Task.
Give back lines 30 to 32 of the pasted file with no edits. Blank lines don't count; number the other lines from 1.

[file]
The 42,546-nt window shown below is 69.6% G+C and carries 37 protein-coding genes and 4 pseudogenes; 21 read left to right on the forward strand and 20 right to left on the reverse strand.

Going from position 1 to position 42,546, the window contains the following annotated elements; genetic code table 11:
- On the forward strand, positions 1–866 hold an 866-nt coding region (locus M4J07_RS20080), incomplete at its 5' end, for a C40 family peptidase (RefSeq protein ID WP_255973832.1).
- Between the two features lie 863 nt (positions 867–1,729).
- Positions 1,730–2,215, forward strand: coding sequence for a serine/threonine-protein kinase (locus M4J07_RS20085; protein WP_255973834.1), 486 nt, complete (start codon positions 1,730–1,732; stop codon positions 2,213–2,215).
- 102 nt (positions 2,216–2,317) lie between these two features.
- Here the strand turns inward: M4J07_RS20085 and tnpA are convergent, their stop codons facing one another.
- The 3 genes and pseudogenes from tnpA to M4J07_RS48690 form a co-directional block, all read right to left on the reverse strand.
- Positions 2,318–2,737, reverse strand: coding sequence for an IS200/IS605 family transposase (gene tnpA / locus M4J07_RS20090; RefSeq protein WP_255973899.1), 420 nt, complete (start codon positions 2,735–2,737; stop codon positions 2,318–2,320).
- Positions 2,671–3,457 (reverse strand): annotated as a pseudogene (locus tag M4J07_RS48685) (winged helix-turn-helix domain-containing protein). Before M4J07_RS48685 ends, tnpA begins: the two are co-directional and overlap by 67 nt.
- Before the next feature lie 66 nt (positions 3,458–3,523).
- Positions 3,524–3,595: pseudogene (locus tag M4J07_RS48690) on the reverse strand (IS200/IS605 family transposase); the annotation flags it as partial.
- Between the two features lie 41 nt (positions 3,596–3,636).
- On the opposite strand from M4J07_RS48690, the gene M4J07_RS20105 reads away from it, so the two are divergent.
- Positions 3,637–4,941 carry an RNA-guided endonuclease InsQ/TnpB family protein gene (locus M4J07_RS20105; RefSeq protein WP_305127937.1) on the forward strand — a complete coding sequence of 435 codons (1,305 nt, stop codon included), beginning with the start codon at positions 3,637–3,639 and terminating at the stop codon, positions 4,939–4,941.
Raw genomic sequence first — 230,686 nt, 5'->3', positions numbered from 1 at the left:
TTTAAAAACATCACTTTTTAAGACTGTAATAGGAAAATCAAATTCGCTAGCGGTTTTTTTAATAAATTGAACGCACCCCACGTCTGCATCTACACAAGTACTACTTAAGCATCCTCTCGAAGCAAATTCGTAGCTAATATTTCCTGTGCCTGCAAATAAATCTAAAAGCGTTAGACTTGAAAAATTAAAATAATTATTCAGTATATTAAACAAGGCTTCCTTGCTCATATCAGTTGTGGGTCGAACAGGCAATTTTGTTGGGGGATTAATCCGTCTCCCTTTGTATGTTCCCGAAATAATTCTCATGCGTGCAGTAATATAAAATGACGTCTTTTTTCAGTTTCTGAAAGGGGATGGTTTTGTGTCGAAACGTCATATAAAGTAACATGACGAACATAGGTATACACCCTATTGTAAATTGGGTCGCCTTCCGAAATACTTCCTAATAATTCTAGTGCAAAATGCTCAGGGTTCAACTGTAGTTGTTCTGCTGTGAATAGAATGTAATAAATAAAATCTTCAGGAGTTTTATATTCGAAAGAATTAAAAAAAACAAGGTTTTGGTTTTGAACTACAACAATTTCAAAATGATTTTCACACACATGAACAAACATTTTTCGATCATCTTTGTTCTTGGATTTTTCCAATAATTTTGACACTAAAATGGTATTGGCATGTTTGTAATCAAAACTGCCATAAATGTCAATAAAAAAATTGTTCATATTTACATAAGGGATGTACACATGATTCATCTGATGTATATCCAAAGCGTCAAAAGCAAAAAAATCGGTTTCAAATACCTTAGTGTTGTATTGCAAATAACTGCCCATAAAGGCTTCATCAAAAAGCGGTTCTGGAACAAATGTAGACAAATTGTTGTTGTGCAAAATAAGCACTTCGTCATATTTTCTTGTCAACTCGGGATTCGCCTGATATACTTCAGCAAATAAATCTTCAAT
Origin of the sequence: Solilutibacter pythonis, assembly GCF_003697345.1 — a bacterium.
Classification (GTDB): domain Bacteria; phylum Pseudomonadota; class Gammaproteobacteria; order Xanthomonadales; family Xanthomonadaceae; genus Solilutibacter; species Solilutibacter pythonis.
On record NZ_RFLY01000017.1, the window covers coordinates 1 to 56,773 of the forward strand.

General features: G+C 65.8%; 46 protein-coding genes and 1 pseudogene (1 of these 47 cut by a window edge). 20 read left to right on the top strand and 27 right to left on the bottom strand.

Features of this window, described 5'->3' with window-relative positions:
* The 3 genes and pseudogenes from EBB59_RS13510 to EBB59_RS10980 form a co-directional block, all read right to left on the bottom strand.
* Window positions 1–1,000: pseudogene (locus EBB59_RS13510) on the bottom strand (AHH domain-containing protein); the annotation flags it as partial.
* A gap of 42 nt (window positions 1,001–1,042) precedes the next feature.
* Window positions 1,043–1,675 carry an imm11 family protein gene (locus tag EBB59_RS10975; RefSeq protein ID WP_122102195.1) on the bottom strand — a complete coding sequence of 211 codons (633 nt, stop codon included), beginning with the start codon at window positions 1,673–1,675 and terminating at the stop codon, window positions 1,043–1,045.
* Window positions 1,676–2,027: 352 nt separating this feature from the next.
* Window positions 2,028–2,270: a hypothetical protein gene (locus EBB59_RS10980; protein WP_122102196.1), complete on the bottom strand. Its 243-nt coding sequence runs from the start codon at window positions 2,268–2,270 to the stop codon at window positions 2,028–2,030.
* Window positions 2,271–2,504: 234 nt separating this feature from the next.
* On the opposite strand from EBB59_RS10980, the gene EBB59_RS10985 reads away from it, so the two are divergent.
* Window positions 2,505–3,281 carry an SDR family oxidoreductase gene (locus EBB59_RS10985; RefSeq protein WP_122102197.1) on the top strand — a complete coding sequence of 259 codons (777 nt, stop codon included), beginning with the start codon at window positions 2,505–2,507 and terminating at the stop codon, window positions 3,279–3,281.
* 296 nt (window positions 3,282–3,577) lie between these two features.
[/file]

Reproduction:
* On the opposite strand from EBB59_RS10980, the gene EBB59_RS10985 reads away from it, so the two are divergent.
* Window positions 2,505–3,281 carry an SDR family oxidoreductase gene (locus EBB59_RS10985; RefSeq protein WP_122102197.1) on the top strand — a complete coding sequence of 259 codons (777 nt, stop codon included), beginning with the start codon at window positions 2,505–2,507 and terminating at the stop codon, window positions 3,279–3,281.
* 296 nt (window positions 3,282–3,577) lie between these two features.